You are probably quite familiar with Marilyn Monroe the muse, the blond bombshell, the so-called “sexy looking angel.” We’ve heard tales of Ms. Norma Jeane singing sultry renditions of “Happy Birthday,” getting caught in the breeze in a stunning white dress, casually remarking she wore only Chanel No. 5 to bed.
It’s easy to remember the beauty that was Marilyn Monroe as she appeared in pictures or movies. But of course, she was so much more. An exhibition titled “Marilyn: Character Not Image” (curated, oddly enough, by Whoopi Goldberg), aims to create a more complex portrait of one of Hollywood’s most spellbinding celebrities, featuring not just her photographs but her clothing, her poetry, and, yes, even her artwork.
The drawing above, titled “Lover watching his love sleep,” was made by Monroe herself in the late 1950s, with Conté crayon on paper. The sepia-toned image depicts a woman who may or may not be Monroe herself, unclothed and reclining leisurely while her lover watches on, entranced.
It’s a simple drawing, but powerful nonetheless, not only in its aesthetic qualities but in what it reveals about its maker. The artwork hints at a different Marilyn than the bold vixen we see on screen. Rather, a Marilyn who is thoughtful, introspective, and creative ― an avid reader and obsessive writer.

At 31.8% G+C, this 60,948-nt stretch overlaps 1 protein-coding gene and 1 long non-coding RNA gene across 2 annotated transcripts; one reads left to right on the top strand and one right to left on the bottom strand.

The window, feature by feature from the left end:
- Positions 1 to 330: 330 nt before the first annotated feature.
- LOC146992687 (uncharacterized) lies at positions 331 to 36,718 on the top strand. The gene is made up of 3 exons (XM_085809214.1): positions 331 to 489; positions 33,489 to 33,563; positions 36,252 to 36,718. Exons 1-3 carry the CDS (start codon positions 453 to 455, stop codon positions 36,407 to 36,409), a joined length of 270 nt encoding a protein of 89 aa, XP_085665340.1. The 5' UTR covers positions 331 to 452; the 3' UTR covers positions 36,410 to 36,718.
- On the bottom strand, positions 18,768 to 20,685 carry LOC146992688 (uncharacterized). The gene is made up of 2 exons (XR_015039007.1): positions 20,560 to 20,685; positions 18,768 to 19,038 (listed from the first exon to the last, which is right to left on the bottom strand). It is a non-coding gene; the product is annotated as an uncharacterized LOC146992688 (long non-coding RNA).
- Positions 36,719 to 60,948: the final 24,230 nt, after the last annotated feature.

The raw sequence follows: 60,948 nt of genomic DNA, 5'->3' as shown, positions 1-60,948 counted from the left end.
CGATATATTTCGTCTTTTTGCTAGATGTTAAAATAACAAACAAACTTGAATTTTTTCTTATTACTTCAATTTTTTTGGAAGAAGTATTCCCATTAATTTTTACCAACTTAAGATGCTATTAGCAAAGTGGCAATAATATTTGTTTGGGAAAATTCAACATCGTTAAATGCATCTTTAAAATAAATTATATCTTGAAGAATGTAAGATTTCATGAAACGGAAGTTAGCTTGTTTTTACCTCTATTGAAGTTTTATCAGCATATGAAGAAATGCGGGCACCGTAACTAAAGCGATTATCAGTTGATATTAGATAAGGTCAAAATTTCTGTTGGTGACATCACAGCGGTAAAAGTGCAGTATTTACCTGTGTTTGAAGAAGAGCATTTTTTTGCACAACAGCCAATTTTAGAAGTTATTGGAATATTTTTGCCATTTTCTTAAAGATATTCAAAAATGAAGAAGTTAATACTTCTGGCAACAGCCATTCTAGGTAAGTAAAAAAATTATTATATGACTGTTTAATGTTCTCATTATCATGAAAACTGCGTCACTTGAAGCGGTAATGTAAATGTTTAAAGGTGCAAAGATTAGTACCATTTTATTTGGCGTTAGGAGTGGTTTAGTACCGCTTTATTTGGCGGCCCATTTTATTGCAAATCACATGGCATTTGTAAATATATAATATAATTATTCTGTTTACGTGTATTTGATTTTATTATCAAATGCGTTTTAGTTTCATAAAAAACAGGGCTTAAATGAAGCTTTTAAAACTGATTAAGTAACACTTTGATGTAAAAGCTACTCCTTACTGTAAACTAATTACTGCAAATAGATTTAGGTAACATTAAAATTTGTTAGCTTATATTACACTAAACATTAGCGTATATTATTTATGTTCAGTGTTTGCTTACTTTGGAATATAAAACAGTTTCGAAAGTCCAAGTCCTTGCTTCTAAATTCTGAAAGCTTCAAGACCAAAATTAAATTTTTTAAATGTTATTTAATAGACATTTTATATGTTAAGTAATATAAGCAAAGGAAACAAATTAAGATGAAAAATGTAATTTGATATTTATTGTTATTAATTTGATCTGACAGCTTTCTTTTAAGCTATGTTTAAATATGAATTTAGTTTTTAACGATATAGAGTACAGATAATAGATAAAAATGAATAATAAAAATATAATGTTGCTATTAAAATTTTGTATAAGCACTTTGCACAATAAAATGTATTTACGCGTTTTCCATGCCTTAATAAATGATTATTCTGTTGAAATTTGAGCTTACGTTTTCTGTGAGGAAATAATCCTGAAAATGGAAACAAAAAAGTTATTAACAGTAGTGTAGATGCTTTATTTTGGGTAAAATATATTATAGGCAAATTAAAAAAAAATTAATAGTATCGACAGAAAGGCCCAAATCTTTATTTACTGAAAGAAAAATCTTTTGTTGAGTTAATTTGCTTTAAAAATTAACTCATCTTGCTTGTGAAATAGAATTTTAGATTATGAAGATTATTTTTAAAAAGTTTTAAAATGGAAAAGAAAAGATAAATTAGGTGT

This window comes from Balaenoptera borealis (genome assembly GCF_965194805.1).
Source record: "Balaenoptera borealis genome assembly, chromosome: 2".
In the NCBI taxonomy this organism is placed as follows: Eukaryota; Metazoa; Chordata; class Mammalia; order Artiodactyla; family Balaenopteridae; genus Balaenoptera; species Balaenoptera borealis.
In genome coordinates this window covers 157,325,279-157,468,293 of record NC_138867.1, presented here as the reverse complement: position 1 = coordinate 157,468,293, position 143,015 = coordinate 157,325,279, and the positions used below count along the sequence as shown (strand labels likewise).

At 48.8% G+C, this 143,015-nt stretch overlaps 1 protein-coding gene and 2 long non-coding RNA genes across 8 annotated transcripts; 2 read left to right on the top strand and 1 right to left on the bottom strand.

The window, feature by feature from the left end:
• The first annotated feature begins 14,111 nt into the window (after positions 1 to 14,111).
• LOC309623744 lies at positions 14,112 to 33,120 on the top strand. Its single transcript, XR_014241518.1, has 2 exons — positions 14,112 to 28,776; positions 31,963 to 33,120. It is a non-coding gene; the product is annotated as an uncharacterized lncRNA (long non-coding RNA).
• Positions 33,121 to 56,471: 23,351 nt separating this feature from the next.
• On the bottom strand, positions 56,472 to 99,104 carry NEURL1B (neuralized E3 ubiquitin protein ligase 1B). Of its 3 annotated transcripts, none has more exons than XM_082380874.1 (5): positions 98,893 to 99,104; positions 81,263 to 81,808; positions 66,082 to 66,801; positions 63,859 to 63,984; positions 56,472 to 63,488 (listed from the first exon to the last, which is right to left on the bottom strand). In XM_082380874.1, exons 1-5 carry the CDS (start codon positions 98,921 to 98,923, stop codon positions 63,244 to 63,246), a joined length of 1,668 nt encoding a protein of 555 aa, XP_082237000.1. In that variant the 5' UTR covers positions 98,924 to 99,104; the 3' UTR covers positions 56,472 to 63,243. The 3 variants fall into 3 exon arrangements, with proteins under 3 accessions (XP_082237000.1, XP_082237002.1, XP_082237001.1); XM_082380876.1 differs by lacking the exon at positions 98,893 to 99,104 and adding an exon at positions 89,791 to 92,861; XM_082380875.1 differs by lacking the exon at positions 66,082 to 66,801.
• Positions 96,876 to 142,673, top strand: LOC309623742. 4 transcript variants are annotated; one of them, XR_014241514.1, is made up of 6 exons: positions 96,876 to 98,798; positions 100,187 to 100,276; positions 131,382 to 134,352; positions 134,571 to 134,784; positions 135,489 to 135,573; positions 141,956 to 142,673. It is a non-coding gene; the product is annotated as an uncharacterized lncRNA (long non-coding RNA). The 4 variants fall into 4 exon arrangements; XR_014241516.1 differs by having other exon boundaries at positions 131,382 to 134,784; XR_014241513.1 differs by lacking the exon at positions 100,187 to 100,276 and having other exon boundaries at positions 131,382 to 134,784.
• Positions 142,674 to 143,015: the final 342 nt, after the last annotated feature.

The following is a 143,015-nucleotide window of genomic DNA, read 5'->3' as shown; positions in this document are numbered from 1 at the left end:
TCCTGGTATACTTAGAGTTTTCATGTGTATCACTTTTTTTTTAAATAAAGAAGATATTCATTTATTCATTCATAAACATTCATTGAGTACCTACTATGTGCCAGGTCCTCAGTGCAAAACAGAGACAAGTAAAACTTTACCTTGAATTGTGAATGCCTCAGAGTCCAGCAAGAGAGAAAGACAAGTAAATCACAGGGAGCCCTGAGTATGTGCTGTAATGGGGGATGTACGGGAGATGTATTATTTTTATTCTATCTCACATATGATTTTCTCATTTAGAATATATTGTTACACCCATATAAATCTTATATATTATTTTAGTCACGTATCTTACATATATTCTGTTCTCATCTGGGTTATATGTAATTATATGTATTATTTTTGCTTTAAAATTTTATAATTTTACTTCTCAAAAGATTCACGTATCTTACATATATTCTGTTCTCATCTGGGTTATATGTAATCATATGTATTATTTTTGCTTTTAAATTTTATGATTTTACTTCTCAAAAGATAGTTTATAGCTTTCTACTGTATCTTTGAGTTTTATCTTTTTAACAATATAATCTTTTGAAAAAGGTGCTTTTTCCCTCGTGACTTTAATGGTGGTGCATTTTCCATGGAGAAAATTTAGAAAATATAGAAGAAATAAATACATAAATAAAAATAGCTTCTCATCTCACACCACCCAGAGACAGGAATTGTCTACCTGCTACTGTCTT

Along with Monroe’s drawing, the exhibition will feature other iconic objects, photos and video footage that speak to Monroe’s multiple, often unseen dimensions. This includes images snapped by personal friend Milton Greene, depicting the star’s quieter moments, playing with animals and taking direction behind the scenes. Also on view are eerie street photographer Weegee’s photos of Monroe, which use dark-room distortions to visualize the bizarre and grotesque effects of Hollywood, fame and superstardom.
“This show presents a different side to the legendary actress,” a statement from gallery Mana Contemporary explains. “Behind the glamour was a vulnerable, sensitive, and ambitious young woman who spent time writing poems and diary entries to self-analyze, understand, and reassure herself. In these writings, she craves love and friendship, and battles with ongoing pain, heartbreak, and disappointment. She attempts to understand the world on her terms, tries to accept her insecurities and fears, and to become a better artist.”
“Marilyn: Character Not Image,” curated by Whoopi Goldberg, will be on view from Sept. 25–Oct. 22, 2016, at Mana Contemporary in Jersey City, New Jersey.